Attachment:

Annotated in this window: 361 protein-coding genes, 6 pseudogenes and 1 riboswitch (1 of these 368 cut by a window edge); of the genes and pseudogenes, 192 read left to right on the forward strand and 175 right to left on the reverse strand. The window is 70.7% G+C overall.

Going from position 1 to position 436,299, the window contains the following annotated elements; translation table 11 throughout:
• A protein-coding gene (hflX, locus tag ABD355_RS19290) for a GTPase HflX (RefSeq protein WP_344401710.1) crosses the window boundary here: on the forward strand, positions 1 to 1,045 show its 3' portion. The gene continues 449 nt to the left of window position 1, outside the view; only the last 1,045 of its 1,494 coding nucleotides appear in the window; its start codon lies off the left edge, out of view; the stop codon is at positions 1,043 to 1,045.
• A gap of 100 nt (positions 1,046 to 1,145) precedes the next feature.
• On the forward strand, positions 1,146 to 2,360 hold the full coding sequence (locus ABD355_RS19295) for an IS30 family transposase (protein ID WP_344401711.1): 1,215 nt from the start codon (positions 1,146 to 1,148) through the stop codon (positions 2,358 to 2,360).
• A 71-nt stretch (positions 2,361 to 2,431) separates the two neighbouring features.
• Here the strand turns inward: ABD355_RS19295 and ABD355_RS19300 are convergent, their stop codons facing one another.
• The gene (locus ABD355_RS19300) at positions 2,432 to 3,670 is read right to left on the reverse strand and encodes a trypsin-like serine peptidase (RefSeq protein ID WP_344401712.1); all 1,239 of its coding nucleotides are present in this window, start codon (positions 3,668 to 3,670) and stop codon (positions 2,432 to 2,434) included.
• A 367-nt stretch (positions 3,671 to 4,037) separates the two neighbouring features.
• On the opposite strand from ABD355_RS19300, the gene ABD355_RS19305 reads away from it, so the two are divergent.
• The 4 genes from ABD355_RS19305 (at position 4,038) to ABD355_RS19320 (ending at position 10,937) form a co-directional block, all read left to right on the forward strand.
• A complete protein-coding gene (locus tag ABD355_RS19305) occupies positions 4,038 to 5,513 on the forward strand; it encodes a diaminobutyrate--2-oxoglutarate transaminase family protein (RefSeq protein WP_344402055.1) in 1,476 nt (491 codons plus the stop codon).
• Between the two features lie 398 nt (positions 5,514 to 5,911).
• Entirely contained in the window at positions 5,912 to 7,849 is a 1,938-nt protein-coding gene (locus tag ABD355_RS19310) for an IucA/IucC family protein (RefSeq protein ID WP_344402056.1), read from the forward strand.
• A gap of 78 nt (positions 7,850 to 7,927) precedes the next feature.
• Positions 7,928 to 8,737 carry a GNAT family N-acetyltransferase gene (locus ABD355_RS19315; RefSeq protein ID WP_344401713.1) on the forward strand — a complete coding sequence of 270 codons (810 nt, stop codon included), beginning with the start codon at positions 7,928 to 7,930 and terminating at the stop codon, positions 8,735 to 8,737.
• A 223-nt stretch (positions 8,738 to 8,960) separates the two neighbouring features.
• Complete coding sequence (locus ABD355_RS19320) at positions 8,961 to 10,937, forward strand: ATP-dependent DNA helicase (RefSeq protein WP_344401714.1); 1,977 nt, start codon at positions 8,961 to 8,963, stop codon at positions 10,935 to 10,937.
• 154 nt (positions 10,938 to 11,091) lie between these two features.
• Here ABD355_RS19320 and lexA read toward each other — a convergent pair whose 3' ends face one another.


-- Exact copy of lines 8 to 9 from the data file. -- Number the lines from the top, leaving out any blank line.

• The gene (locus ABD355_RS19300) at positions 2,432 to 3,670 is read right to left on the reverse strand and encodes a trypsin-like serine peptidase (RefSeq protein ID WP_344401712.1); all 1,239 of its coding nucleotides are present in this window, start codon (positions 3,668 to 3,670) and stop codon (positions 2,432 to 2,434) included.
• A 367-nt stretch (positions 3,671 to 4,037) separates the two neighbouring features.